prevalence

noun
prev·a·lence | \ˈpre-və-lən(t)s, ˈprev-lən(t)s\

Definition of prevalence 

1 : the quality or state of being prevalent

2 : the degree to which something is prevalent especially : the percentage of a population that is affected with a particular disease at a given time

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Examples of prevalence in a Sentence

the prevalence of rumors when hard information is withheld from the public

Recent Examples on the Web

In fact, despite its growing prevalence, autism has been commonly underfunded and underresearched. Jeffrey Lurie, SI.com, "Why the Eagles Are Committed to Austism Awareness, and How the Team Is Taking Action," 13 June 2018 Arkansas, Hawaii and Missouri responded only to either the prevalence rate or the number of inmates treated. Washington Post, "State Prisons Fail To Offer Cure To 144,000 Inmates With Deadly Hepatitis C," 9 July 2018 This flu season has been particularly hard because of the prevalence of the H3N2 virus, a nasty type of flu that tends to hospitalize and kill more people than other common flu bugs. Julie Washington, cleveland.com, "Flu season 2018 shows signs of slowing," 2 Mar. 2018 Because of the prevalence of crime, law enforcement has followed and unmasked many users. Guillermo Contreras, San Antonio Express-News, "Feds investigate child porn and arrest two of their own," 12 Jan. 2018 Now, more than half are typically handed compensation and medical care because of a prevalence of scientific evidence that their illness was caused by an exposure to plant hazards, records say. Yamil Berard, star-telegram, "The perils of Pantex: Hundreds of workers sickened at Texas nuclear weapons plant | Fort Worth Star-Telegram," 12 Dec. 2015 Fifty percent of white Americans have cataracts in their late 70s; Hispanic Americans and African Americans have somewhat lower prevalences: 45 and 40 percent, respectively, according to the National Eye Institute. Jill U. Adams, courant.com, "For Your Eyes: Sunglasses Even On A Cloudy Day," 31 May 2018 This unsettling prevalence of assault and rape — which seems more necessary in a #MeToo world, but all the more brutal — is a large part of the truly dismal emotional cloud hanging over this season. refinery29.com, "13 Reasons Why Review: Season 2 Is Even Better Than The Last One," 16 May 2018 Saudi Arabia, as Gregory Warner discovered, is not at all shy to own up to its low rankings on women in the workforce, CO2 emissions, diabetes prevalence, or migrant rights. Peter Vanham, The New Republic, "Why Do-Gooders Love Development Statistics," 11 May 2018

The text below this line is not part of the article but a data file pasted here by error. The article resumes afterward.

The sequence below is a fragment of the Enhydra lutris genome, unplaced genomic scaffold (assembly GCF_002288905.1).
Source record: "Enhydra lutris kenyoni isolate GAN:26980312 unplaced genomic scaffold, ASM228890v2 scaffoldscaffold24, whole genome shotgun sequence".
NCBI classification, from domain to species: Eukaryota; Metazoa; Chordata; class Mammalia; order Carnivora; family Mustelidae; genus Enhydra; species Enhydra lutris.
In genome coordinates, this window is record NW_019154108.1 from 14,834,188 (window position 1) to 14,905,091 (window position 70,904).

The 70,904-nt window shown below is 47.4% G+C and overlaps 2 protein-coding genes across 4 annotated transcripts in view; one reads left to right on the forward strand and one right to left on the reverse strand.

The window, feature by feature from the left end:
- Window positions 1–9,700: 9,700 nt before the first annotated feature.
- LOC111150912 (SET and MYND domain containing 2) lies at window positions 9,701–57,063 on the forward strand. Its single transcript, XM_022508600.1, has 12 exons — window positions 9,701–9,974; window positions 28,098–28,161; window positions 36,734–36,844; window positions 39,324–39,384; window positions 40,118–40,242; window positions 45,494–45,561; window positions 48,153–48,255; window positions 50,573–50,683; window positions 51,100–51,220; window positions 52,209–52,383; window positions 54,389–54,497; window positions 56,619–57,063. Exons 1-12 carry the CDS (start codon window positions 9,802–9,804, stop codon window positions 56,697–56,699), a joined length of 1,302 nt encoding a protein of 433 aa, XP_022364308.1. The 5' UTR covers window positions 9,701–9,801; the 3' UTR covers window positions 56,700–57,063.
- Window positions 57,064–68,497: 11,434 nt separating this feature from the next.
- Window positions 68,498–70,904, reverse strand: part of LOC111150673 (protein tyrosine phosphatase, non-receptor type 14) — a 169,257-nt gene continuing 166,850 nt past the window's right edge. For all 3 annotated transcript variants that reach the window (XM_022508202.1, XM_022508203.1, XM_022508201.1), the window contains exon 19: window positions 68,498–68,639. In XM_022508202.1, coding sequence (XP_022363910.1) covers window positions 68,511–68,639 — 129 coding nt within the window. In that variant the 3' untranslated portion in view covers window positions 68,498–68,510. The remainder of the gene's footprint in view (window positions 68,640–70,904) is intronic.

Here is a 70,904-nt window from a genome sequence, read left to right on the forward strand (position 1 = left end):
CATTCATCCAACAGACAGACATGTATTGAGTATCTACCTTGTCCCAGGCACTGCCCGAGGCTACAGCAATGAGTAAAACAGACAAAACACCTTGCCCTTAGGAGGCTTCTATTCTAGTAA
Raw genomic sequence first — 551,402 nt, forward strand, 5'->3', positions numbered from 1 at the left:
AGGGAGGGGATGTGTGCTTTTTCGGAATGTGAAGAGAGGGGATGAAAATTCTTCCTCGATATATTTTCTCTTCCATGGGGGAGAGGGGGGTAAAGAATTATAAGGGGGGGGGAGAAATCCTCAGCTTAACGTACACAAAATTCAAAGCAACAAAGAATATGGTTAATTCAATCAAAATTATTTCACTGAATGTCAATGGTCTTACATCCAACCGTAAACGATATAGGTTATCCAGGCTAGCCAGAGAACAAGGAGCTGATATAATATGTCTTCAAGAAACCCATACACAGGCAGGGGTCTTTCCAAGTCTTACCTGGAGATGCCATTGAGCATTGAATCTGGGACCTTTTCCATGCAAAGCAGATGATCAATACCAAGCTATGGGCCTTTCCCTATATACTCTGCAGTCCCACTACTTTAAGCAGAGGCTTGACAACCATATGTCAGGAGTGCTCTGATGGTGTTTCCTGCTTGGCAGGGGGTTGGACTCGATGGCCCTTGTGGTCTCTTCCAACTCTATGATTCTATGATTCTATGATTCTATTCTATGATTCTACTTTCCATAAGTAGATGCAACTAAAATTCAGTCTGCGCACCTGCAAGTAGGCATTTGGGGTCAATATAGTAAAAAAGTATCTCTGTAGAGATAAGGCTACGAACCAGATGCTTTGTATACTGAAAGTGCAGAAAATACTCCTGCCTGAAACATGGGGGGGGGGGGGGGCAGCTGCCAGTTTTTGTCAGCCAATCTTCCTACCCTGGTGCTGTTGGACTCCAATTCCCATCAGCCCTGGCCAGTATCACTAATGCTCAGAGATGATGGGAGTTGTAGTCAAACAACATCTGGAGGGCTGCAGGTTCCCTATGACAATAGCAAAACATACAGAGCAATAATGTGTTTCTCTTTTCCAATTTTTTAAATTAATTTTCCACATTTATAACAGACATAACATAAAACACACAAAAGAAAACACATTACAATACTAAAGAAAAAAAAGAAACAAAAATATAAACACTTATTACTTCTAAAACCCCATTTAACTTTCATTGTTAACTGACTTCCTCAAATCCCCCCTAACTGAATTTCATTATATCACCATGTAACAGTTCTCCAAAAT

These example sentences are selected automatically from various online news sources to reflect current usage of the word 'prevalence.' Views expressed in the examples do not represent the opinion of Merriam-Webster or its editors. Send us feedback.

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First Known Use of prevalence

1682, in the meaning defined at sense 1

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Last Updated

12 Oct 2018

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Time Traveler for prevalence

The first known use of prevalence was in 1682

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More Definitions for prevalence

prevalence

noun
prev·a·lence | \ˈpre-və-ləns \

Kids Definition of prevalence

: the state of happening, being accepted, or being practiced often or over a wide area

prevalence

noun
prev·a·lence | \ˈprev(-ə)-lən(t)s \

Medical Definition of prevalence 

: the percentage of a population that is affected with a particular disease at a given time — compare incidence sense 2b

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